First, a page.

Clocking in at just over two hours, Godzilla is a game of two halves. The first hones in on the people involved and their actions, whereas the second explodes into a big-budget blockbuster bonanza. For a long time we don’t see Godzilla, instead teased only by murmurings and the occasional fin shot. In the monster’s place are a number of characters set to fulfil a variety of uninspired roles and, sadly, none of them really matter. Aaron Taylor-Johnson’s Ford isn’t a compelling lead and it’s not just him either. Ford is our latch, the constant human presence who we are supposed to invest in: he has the loyalty chops as a US Navy officer, whilst his young family denotes a common identity and demands empathy. But we’ve seen it all before. There’s nothing particularly special about him, nor anyone else. Ford’s wife is a nurse and she spends her limited screen time frantically pushing hospital gurneys and panicking over the phone.

It doesn’t help that those portraying these inconsequential characters are a talented bunch, their talents frustratingly wasted to all intents and purposes. Elizabeth Olsen, the aforementioned wife, is fairly fresh off of exceptional work in the likes of Martha Marcy May Marlene, but here she’s diminished to nothing more than husband-fodder. Bryan Cranston plays Ford’s father and probably delivers the best performance as his character’s flesh is allowed to grow, but even he struggles to be memorable. It’s less of a shame than a surprise really, given Edwards’ track record when it comes to delivering engaging presences on-screen. Perhaps we’ve become attuned to gorging our way through masses of CGI and rip-roaring action when blockbuster season hits and in that sense, well-rounded human beings aren’t necessarily top of the menu. However, given the nature of this narrative in particular — one that endeavours to build before letting loose — audience captivation must begin with the characters as they are the primary load carriers.

The story itself is customary and therefore doesn’t offer much in the way of support to its participants. We watch an awful lot of Tab A into Slot B shenanigans — there’s to-ing and fro-ing aplenty — but again, we’re only really here to see gargantuan beasts collide. Right? On occasion the film does delve into the semantics of its historical monstrous figure and in those moments Edwards is in control. The opening sequence sets an ominous tone as the theory of natural selection is enshrined by images of nuclear testing and bolstered by a booming sound. Not long after, Japan’s misfortune sees it become the site of both natural and human-made catastrophe; we view both a volcano and a nuclear power plant as they loom forebodingly over family homes and a local school. Somewhere amongst the raft of uninteresting characters and impressive effects is a serious satirical backbone that denounces the domineering attitude of humanity. (“The arrogance of man is thinking nature is in our control and not the other way around.”) Edwards brings a semblance of dignity and respect to the nuclear-nature fable, two traits totally lost throughout the franchise’s 1998 meltdown, and this version would benefit further from purveying greater impetus in this regard.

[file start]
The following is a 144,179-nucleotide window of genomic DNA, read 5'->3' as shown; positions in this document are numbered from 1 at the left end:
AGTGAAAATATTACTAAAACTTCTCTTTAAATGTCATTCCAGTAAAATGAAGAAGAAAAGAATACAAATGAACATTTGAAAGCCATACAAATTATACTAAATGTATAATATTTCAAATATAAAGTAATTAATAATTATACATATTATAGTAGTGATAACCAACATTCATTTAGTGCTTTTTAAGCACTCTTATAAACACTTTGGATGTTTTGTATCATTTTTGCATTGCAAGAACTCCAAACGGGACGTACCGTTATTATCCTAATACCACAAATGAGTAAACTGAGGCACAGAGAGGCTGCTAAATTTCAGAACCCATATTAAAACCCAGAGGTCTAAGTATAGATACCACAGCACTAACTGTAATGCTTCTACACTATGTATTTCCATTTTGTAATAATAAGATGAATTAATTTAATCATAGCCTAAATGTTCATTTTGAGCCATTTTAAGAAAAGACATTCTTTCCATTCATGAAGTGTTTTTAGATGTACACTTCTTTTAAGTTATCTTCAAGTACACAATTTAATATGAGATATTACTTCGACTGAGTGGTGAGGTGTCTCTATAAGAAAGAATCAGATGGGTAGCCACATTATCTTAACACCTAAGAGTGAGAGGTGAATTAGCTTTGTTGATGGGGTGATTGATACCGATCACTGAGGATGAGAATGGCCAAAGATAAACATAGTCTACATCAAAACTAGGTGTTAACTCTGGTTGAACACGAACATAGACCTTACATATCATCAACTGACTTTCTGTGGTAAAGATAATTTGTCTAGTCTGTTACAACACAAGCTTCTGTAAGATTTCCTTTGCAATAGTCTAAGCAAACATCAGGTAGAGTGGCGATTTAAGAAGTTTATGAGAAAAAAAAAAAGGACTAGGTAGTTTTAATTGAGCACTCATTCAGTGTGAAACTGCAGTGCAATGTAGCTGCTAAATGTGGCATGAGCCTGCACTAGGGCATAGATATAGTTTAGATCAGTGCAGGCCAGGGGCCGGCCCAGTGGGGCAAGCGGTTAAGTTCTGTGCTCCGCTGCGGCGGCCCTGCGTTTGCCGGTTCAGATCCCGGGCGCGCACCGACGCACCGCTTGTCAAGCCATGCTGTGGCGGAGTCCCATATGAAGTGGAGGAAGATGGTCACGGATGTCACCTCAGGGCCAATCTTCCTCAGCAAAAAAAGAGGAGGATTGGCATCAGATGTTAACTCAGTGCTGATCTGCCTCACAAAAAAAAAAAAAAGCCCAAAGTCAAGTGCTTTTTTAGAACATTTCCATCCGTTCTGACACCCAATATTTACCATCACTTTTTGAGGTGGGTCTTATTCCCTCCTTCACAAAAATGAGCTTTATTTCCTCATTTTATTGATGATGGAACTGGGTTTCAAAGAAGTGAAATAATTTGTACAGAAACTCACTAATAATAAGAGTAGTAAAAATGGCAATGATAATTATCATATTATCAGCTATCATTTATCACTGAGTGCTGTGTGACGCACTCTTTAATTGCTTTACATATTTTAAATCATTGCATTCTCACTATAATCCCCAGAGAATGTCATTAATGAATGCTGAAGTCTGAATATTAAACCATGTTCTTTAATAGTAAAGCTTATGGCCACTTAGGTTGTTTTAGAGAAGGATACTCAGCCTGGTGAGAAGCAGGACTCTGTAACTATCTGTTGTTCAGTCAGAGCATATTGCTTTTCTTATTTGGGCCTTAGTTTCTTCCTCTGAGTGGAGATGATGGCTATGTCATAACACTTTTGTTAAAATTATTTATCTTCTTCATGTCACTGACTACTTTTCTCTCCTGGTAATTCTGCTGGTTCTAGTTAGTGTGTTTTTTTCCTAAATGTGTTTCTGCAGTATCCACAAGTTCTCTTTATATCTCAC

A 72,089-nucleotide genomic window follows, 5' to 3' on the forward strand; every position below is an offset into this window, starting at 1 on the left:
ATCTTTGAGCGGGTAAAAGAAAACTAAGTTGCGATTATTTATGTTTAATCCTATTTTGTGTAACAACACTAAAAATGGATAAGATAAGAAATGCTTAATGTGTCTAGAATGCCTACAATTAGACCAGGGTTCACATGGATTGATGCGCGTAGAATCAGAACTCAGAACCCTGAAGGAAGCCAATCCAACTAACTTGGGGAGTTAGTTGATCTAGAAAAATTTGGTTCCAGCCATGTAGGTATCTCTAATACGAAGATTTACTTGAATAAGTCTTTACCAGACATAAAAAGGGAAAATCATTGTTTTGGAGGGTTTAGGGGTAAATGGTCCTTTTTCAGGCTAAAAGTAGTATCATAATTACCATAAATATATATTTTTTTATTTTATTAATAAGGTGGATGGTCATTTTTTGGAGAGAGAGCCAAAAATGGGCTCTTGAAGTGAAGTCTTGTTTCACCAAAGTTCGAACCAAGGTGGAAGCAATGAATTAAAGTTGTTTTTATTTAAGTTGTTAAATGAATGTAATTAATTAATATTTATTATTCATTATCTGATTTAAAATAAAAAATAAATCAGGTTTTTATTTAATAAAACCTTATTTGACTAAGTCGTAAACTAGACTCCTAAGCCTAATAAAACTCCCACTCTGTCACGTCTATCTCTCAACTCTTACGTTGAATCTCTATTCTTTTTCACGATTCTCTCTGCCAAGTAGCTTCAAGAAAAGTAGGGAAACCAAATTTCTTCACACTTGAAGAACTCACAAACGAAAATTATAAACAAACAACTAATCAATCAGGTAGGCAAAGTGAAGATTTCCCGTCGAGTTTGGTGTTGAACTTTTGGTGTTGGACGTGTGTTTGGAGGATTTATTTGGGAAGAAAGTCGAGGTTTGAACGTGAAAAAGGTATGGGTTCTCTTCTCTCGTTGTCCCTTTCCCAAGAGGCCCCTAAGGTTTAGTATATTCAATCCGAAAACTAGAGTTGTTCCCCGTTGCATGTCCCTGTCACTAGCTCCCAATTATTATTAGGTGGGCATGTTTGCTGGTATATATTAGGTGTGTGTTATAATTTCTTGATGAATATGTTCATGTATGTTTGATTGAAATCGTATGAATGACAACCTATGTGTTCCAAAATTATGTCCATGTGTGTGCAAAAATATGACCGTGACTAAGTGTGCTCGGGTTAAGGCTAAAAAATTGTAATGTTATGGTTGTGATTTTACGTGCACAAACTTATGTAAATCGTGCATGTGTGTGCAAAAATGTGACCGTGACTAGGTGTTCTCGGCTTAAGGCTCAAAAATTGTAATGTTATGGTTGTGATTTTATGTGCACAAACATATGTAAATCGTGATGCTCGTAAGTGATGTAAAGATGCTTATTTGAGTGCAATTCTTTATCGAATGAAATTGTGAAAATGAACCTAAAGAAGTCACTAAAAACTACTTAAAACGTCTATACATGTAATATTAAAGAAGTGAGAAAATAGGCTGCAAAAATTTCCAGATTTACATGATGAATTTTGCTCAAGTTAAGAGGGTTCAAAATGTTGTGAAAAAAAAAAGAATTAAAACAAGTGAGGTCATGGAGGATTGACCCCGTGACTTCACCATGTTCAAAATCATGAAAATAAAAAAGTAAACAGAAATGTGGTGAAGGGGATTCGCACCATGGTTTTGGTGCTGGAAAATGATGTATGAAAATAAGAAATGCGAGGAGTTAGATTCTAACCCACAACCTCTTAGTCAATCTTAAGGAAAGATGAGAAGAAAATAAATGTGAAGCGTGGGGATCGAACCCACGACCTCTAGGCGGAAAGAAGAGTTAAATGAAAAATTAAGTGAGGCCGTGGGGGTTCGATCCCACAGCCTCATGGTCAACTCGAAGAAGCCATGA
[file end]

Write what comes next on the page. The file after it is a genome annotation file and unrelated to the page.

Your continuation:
The director’s obvious admiration is also wholly captured in Godzilla’s visual manifestation. The reptile is a mishmash of classic and modern, wearing a familiar scaly attire that has been furnished by digital implants to make the creature look as grotesquely fearsome as ever (and, thankfully, as un-tyrannosaurus rex-like as possible). The reptile itself is going through post-Emmerich debilitation syndrome and Edwards successfully paves the way for phase one of recovery. The filmmaker who now infamously created his previous outing whilst curtailed by a minute budget of only $500,000, is eager to unleash the grander financial backing afforded to him here and to the Brit’s credit, he absolutely makes the most out of the cash available. From an early mine visual through to the final showdown, no skyscraper is left standing and each demolition job is almost as fun as the last. The ghostly infestations of urban decimation seen in Monsters are carried into this outing, destroyed landscapes as disconcerting as they are imposing. The film is also capped off by one of the year’s best scenes: a HALO jump that is both haunted by eerie hums and utterly scintillating in execution.

Gareth Edwards’ Godzilla is an odd concoction. His decision to reveal the monster later in the game is a good idea. A great one in fact. But the minutes subsequently left action-depraved must then be filled by goings-on that are even more engaging, and the characters offered are simply unable to comply. Perhaps high expectations are to blame but, more than anything else, Godzilla is an opportunity missed.

Godzilla - ATJ

Images credit: IMP Awards, Collider

Images copyright (©): Legendary Pictures, Warner Bros.

Godzilla (1998)

Director: Roland Emmerich

Release Date: May 20th, 1998 (US); July 17th, 1998 (UK)

Genre: Action; Science-fiction; Thriller

Starring: Matthew Broderick, Maria Pitillo, Jean Reno, Hank Azaria